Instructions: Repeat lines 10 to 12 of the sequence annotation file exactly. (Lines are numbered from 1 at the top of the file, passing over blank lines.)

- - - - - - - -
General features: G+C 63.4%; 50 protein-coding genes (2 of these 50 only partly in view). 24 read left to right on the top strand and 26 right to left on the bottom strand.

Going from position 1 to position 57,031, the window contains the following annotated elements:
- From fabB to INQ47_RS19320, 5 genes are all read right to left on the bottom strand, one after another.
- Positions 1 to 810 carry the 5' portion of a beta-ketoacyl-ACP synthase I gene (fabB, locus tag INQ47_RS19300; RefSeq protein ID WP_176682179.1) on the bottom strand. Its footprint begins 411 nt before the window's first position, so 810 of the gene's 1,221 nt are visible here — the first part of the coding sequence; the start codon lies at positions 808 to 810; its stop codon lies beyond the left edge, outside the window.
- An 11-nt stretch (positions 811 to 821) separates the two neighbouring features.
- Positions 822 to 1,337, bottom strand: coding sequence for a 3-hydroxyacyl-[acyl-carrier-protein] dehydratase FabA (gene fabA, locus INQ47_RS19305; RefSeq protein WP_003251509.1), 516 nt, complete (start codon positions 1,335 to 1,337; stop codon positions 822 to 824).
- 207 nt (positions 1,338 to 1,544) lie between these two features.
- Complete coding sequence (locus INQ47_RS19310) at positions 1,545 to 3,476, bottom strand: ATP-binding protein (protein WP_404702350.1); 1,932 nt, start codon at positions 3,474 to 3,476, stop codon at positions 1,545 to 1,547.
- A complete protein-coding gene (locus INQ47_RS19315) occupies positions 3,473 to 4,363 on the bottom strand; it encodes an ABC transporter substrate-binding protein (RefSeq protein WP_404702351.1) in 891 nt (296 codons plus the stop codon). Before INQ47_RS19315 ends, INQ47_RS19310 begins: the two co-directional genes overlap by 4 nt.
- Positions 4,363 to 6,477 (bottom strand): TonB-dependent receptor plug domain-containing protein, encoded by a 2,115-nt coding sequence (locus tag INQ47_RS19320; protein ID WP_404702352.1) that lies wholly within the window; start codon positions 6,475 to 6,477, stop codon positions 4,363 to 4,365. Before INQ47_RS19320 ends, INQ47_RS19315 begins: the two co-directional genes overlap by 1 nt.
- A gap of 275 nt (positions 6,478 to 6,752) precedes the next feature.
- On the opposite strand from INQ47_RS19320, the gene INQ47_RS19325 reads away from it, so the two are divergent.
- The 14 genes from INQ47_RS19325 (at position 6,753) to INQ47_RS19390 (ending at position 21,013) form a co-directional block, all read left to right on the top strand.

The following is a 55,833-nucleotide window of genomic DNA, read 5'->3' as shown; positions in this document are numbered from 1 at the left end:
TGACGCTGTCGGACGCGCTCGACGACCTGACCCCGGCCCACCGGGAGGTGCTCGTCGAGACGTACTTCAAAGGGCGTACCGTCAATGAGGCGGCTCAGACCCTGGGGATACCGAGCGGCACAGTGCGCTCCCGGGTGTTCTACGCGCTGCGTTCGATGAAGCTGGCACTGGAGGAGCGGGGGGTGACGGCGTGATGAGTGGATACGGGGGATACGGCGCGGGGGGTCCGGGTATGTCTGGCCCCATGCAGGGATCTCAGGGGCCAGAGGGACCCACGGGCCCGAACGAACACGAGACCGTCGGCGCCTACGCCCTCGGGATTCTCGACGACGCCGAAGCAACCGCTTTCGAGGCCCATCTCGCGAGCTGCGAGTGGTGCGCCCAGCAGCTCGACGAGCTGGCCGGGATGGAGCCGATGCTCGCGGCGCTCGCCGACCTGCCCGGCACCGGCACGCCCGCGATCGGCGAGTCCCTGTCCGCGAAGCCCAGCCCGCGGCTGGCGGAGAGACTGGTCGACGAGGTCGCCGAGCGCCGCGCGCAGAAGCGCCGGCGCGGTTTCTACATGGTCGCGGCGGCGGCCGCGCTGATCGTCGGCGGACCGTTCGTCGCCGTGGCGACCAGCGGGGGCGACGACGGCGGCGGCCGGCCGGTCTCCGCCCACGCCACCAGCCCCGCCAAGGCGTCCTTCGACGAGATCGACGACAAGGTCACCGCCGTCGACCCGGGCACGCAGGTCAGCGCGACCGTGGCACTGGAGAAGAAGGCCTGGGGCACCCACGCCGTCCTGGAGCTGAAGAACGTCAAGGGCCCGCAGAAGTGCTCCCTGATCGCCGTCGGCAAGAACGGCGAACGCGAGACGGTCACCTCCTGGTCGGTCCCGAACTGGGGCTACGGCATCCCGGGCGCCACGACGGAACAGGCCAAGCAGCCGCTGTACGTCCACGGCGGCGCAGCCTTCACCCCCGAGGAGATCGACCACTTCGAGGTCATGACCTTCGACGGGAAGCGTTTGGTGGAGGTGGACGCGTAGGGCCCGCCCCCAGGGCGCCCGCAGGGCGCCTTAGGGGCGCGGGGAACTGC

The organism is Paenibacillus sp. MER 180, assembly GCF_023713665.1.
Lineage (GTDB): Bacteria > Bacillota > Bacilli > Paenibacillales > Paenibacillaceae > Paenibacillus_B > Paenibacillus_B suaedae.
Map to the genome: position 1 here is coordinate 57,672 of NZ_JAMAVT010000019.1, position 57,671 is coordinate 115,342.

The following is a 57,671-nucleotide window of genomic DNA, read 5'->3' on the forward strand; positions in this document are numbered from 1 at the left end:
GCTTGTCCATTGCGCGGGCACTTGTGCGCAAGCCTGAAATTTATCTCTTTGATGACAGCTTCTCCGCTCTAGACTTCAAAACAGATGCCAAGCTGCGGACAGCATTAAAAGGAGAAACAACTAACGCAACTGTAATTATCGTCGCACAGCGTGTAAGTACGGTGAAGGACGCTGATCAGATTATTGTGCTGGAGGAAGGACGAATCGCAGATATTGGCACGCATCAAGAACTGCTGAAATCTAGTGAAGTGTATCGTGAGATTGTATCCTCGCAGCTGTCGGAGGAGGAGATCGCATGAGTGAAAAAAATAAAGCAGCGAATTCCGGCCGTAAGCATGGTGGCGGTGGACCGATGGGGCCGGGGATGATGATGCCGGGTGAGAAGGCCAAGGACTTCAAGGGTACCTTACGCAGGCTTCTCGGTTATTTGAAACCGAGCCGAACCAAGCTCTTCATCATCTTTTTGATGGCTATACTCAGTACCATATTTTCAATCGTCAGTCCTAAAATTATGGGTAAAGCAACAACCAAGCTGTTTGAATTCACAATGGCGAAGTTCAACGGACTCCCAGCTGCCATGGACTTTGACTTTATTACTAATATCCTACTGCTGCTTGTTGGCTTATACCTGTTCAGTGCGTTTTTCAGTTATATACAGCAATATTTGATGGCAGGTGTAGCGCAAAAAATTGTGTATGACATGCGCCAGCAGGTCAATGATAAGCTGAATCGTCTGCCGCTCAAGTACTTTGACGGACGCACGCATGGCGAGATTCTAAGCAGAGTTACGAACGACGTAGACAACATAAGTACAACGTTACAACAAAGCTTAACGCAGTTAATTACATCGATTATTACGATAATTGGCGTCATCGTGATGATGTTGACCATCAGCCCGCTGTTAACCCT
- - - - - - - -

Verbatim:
- Positions 4,363 to 6,477 (bottom strand): TonB-dependent receptor plug domain-containing protein, encoded by a 2,115-nt coding sequence (locus tag INQ47_RS19320; protein ID WP_404702352.1) that lies wholly within the window; start codon positions 6,475 to 6,477, stop codon positions 4,363 to 4,365. Before INQ47_RS19320 ends, INQ47_RS19315 begins: the two co-directional genes overlap by 1 nt.
- A gap of 275 nt (positions 6,478 to 6,752) precedes the next feature.
- On the opposite strand from INQ47_RS19320, the gene INQ47_RS19325 reads away from it, so the two are divergent.